A massive cargo ship has turned sideways in Egypt’s Suez Canal, blocking traffic in a crucial East-West waterway for global shipping.
Back to Basics
- The Suez Canal is an artificial sea-level waterway in Egypt, connecting the Mediterranean Sea to the Red Sea through the Isthmus of Suez; and dividing Africa and Asia.
- Constructed by the Suez Canal Company between 1859 and 1869, it officially opened on 17 November 1869.
- The canal was earlier controlled by British and French interests in its initial years but was nationalized in 1956 by Egypt’s then leader Gamal Abdel Nasser.
- It extends from the northern terminus of Port Said to the southern terminus of Port Tewfik at the city of Suez.
- Its length is 193.30 km including its northern and southern access channels.
Importance of Suez Canal
- The Suez Canal provides a crucial link for oil, natural gas and cargo being shipping from East to West.
- It provides a major shortcut for ships moving between Europe and Asia, who before its construction had to sail around Africa to complete the same journey.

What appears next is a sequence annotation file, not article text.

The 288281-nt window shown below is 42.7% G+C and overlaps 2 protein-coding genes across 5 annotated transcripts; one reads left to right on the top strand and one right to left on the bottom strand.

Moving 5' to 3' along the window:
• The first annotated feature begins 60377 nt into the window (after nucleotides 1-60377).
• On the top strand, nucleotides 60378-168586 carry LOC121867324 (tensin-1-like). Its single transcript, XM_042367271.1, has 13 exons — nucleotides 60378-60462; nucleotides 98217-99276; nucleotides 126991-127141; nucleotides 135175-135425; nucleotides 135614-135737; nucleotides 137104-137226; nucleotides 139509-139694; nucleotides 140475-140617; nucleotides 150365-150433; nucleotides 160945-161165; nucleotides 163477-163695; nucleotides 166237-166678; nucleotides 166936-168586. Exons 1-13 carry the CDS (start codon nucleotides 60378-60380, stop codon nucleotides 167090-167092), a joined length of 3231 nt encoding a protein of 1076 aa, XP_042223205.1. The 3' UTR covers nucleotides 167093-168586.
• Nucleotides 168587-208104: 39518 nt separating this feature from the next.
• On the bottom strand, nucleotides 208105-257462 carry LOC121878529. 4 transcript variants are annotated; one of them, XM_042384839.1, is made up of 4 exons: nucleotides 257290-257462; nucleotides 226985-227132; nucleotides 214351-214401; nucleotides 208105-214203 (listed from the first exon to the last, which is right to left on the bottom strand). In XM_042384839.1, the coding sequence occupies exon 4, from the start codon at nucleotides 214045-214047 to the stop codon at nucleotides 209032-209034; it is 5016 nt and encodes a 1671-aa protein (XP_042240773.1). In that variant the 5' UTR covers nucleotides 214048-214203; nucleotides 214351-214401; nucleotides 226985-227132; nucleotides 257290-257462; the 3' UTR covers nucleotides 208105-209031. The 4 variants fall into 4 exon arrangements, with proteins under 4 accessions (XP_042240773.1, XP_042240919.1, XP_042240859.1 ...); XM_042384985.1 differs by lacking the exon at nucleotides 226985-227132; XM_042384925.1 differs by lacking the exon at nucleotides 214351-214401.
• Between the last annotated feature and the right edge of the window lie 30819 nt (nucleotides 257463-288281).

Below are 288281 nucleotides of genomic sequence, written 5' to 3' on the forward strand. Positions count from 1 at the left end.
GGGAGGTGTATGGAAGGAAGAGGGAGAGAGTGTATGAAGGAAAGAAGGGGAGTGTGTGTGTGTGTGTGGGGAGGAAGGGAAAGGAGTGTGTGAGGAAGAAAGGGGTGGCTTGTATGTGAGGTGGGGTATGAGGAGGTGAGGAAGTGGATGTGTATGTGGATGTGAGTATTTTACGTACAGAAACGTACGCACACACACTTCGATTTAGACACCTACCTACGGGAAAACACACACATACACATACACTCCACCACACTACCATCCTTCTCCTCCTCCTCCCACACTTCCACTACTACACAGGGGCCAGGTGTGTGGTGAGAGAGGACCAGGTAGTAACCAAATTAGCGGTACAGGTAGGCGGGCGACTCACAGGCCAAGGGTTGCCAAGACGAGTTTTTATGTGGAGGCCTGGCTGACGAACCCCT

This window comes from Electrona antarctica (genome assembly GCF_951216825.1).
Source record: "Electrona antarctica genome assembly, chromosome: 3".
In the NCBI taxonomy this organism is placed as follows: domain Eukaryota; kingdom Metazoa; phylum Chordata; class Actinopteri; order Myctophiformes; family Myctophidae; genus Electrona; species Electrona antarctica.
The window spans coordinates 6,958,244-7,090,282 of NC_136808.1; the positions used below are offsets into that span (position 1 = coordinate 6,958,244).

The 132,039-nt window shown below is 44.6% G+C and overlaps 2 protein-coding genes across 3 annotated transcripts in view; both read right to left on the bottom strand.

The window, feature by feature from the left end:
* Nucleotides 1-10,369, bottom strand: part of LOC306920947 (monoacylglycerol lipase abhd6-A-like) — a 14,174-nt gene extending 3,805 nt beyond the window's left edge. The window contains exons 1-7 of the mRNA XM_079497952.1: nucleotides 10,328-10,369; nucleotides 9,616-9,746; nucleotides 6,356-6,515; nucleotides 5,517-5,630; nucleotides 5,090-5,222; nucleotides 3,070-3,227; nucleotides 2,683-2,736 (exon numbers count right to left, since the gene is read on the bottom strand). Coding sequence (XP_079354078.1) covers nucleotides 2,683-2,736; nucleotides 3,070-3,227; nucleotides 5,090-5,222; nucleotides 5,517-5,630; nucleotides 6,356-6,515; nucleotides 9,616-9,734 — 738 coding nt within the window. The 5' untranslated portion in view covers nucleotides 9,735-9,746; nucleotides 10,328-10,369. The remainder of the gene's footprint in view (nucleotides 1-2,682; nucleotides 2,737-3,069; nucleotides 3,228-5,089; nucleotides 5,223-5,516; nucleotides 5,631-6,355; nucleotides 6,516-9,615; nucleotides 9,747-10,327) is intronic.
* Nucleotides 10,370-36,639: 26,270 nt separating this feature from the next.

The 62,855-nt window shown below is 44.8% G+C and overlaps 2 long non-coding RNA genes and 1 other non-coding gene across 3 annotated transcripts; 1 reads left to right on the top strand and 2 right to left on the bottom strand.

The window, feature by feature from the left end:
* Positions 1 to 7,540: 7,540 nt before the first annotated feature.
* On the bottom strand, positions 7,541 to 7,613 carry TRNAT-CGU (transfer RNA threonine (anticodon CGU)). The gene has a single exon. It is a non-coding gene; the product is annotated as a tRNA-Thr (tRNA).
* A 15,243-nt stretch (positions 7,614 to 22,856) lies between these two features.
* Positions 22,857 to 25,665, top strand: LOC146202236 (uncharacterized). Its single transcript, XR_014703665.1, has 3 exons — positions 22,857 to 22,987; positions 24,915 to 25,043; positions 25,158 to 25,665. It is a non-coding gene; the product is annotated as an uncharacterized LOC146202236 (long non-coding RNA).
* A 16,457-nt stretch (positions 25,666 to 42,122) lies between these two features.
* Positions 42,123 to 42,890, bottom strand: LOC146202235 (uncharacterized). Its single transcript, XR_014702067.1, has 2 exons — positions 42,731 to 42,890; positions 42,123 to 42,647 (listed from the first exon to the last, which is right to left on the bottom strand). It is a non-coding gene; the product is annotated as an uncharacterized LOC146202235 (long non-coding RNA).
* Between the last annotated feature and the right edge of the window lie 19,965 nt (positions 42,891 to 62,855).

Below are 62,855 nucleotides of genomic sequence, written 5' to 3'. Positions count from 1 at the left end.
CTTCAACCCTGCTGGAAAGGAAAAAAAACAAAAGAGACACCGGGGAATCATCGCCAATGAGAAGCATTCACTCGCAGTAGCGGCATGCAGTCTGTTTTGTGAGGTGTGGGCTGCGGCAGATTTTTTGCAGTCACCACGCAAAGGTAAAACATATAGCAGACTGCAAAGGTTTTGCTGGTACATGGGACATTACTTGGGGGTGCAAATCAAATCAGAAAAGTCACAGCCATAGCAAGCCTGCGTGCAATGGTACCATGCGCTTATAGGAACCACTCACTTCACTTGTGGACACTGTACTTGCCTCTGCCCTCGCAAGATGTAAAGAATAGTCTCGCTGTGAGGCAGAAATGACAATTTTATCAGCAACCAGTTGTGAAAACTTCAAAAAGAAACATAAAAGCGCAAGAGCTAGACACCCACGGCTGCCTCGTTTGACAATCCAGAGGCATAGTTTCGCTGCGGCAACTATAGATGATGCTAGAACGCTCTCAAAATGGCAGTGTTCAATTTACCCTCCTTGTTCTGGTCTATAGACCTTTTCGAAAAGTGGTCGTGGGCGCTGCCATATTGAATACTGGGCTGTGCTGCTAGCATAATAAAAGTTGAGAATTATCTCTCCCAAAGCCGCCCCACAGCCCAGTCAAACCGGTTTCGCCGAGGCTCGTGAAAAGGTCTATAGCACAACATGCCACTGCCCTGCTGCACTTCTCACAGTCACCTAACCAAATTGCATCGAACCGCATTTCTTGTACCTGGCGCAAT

- The importance of the canal stems first and foremost from its location; it is the only place that directly connects the waters of Europe with the Arabian Sea, the Indian Ocean and the countries of the Asia-Pacific.
- Around 12 % of the world’s trade flows through the waterway and it remains one of Egypt’s top foreign currency earners.
- As per a report, the canal is a major source of income for Egypt’s economy, with the African country earning $5.61 billion in revenues from it last year.
- The canal’s strategically important position now means it hosts nearly 19,000 vessels each year, according to Lloyd’s List, a shipping industry journal.
- More than 80% of global trade by volume is moved by sea, and disruptions are adding billions of dollars to supply chain costs. Globally, the average cost to ship a 40-foot container shot up from $1,040 last June to $4,570 on March 1, according to S&P Global Platts.
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